LCM | What is this Sorcery?

  • 4 September 2020
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Can you imagine performing firmware upgrades manually?

Checking compatibility matrix for each component, procuring ISOs and staging them, take days to perform firmware upgrade and one can only hope that the host/cluster is still functioning after everything is said and done.

LCM simplifies Nutanix IT infrastructure life cycle operations by consolidating software and firmware component upgrades into a unified control plane.

LCM does all the hard work of managing all the upgrade dependencies for the software and firmware components. You don't have to worry about a thing. LCM normalizes firmware upgrades across hardware platforms and provides a single unified process regardless of vendor. Based on the bundle of components -- software and firmware-- that are selected for upgrade, LCM creates a plan that ensures the updates are deployed with the minimal number of service or host restarts.

Get Started:

  1. Use Prism Central or Prism Element to open LCM

  2. Perform the LCM inventory (default is set to automatic) 

  3. Select one or more software or firmware packages to deploy

  4. Click update to start the upgrade process

Typical workflow:

Most firmware updates are run from a CentOS-based staging area called Phoenix. When a node is selected by the LCM Leader for upgrade, the Foundation service is started on a remote CVM and the reboot_to_phoenix API is called to send that node into the staging area. A similar Foundation API, reboot_to_host, is later used to boot the upgraded node back into its hypervisor.

The actual workflows for each firmware entity vary somewhat. Here is what users can expect during several upgrade types.

Pro-tip: 

What's the difference between a Warm reset and a Cold one? A warm reset of host is also known as a graceful reboot, or one in which an operating system is reset but the power for the appliance remains On. Conversely, in a cold reset an AC Power Cycle (Off+On) of the hardware is performed. The latter operation is necessary for applying most firmware updates.

 

BIOS

What happens during the update:

  • Put the node in maintenance mode, automatically migrating all guest VMs to another node.

  • Restart the node into the Phoenix Live CD.

  • Perform stage one of the update.

  • Warm-reset Phoenix.

  • Perform stage two of the update.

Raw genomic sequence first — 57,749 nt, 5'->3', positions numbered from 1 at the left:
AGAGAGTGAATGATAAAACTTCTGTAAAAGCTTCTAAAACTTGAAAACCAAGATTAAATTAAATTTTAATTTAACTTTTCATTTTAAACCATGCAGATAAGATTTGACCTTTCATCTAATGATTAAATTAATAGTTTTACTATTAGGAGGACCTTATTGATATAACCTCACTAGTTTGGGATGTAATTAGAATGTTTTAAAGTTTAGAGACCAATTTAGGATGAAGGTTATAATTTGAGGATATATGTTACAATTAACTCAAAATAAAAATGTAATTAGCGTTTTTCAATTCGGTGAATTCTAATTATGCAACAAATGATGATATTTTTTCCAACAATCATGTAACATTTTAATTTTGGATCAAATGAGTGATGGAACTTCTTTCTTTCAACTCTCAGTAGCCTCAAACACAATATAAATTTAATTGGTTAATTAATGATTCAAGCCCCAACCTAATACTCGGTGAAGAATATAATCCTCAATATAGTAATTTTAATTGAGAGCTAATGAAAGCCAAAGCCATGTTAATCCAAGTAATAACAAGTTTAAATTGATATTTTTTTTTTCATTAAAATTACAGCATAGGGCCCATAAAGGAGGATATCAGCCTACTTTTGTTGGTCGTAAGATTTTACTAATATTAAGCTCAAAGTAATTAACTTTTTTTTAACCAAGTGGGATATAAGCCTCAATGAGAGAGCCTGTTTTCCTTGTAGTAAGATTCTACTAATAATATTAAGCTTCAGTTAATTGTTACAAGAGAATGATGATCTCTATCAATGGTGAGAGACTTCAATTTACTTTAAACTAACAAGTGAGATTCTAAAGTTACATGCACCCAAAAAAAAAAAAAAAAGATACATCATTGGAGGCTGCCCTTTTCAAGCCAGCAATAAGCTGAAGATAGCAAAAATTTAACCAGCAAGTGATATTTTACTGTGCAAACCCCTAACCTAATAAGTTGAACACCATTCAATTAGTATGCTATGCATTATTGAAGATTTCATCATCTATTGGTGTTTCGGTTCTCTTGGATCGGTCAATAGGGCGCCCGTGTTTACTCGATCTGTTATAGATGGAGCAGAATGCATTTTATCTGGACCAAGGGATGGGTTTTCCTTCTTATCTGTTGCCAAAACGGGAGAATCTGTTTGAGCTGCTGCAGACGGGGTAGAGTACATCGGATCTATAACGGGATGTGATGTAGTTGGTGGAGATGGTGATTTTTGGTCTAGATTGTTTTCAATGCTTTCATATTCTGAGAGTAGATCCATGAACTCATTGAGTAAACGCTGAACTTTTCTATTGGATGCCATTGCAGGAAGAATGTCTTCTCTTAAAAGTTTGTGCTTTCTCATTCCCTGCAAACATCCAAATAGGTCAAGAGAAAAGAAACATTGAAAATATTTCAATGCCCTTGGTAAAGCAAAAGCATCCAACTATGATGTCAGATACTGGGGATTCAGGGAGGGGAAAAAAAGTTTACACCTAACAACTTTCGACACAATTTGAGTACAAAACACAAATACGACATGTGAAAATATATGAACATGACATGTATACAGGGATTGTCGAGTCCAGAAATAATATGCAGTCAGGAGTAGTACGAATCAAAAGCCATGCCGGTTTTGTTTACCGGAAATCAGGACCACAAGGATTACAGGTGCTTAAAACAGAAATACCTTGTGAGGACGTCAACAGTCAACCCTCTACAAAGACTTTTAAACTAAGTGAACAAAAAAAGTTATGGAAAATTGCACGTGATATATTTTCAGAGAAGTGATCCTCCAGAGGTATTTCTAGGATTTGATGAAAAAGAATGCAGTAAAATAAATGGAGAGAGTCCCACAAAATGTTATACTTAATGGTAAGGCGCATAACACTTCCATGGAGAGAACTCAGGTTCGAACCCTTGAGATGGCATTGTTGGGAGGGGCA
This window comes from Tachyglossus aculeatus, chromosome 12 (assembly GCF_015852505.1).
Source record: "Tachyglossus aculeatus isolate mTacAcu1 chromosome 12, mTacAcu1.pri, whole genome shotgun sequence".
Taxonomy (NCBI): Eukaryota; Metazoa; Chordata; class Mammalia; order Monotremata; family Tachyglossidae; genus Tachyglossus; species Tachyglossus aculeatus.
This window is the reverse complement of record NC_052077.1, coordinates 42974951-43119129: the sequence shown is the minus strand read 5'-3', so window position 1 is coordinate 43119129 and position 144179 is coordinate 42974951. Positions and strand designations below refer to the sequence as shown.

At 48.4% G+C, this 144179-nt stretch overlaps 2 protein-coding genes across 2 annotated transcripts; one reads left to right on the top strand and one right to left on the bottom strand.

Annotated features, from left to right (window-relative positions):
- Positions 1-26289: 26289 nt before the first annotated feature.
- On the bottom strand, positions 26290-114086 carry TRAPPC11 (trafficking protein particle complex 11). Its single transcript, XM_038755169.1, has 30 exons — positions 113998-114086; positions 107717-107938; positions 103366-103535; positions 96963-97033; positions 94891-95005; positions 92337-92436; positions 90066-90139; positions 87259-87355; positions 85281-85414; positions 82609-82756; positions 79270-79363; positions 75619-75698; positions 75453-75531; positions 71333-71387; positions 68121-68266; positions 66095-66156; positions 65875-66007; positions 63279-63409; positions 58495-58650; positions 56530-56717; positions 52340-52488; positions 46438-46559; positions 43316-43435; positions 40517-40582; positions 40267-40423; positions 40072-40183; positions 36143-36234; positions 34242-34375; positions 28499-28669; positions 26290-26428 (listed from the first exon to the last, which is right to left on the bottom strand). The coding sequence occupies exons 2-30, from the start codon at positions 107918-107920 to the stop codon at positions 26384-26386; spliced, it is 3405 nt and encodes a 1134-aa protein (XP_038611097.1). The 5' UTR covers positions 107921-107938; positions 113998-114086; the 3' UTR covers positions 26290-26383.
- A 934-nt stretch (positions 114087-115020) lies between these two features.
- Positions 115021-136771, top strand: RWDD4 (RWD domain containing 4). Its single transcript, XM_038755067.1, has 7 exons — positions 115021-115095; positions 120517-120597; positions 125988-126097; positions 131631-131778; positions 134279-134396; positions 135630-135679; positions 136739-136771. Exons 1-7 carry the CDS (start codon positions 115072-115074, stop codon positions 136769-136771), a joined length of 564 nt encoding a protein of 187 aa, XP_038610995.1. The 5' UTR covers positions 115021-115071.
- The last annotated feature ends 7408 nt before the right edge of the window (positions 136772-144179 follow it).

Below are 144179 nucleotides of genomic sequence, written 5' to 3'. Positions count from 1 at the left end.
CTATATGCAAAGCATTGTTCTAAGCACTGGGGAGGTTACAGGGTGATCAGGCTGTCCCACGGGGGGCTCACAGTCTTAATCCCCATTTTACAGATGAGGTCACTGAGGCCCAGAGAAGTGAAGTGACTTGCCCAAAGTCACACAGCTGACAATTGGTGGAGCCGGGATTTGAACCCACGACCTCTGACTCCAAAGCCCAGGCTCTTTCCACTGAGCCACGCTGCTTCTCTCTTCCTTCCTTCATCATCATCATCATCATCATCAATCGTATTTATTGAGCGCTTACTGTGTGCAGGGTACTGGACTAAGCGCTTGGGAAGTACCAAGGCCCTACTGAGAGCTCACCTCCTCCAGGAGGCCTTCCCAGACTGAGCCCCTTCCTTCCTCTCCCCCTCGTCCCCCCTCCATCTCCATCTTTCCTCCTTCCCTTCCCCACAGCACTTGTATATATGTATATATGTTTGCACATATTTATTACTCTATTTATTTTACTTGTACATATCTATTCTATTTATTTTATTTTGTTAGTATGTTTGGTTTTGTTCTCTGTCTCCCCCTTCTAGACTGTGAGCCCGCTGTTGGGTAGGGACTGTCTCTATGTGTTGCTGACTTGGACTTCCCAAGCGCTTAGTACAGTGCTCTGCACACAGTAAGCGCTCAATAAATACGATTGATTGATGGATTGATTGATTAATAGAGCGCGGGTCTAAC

• Cold-reset Phoenix.

  • Perform stage three of the update.

  • Restart out of Phoenix and bring the node out of maintenance mode.

  • Note: Because of requirements of Intel microcode, updating the BIOS requires several restarts, so BIOS updates take longer than updates for other components.

BMC

What happens during the update:

  • Put the node in maintenance mode, automatically migrating all guest VMs to another node.

  • Restart the node into the Phoenix Live CD.

  • Perform the update.

  • Restart out of Phoenix and bring the node out of maintenance mode.

 

Data Drives and HBA Controllers

What happens during the update:

  • Check to make sure that all data drives are healthy, so that taking down one drive does not cause any data loss.

  • Place the target Host into Hypervisor Maintenance Mode, migrating all guest VMs to another node.

  • Place the CVM into Maintenance Mode so that storage traffic is served by a remote CVM.

  • Stop remaining services on the CVM.

  • Restart the node into the Phoenix Live CD with the disk check option.

  • Perform the firmware update.

  • Restart the node.

  • Restart the CVM.

  • Bring the node out of maintenance mode.

  • Return storage traffic to the CVM.

  • Recheck all data drives.

 

Satadom/M.2

If Inventory detects any 3IE3 model satadoms in a cluster running S560301N firmware it will only make updates for this entity available until the device is upgraded to version S670330N. See KB-7194 for details.

 

 

What happens during the update:

  • Put the node in maintenance mode, automatically migrating all guest VMs to another node.

  • Restart the node into the Phoenix Live CD.

  • Perform the update.

  • Restart out of Phoenix and bring the node out of maintenance mode.

 

Performing upgrades using LCM falls in line with our 1-Click update workflows that performs actions without causing any downtime to the end users whatsoever.

How do you do it? Is there a magic wand ?

Well it is actually a token that we call a shutdown token

A shutdown token is essentially an entry in the ZK that states what node can shut itself down, and the reason why the node was granted this token, plus a timestamp.

It has three fields: request_reason, request_time, and requester_ip. Example: {"request_reason": "host_upgrade", "request_time": 1489673150.9863801, "requester_ip": "10.125.65.14"}

  • When a node wants to shut itself down, it sends a request to the genesis master for a shutdown token. The master then finds the current owner of the shutdown token and tries to get it to release the token.

  • The node that holds the token will release it only when it's done with the operation it was granted the token for, and once all its services are UP and the HA routes on the hypervisor are removed.

  • Genesis master is responsible for managing the requests and for ensuring that only one node gets the token. Each node sends a request every 30s until it gets the shutdown token

This way if there is an issue with any 1-Click upgrade, only one node or CVM will be affected and with Nutanix clusters able to survive at the least one node crash, this process is safe to run anytime. 

Note : Please consider the importance of Data resiliency and Cluster health as any issues detected before upgrade needs to be resolved before starting upgrades.

 

Check out the Guide below and our product page

Life Cycle Manager Guide v2.3

Product page


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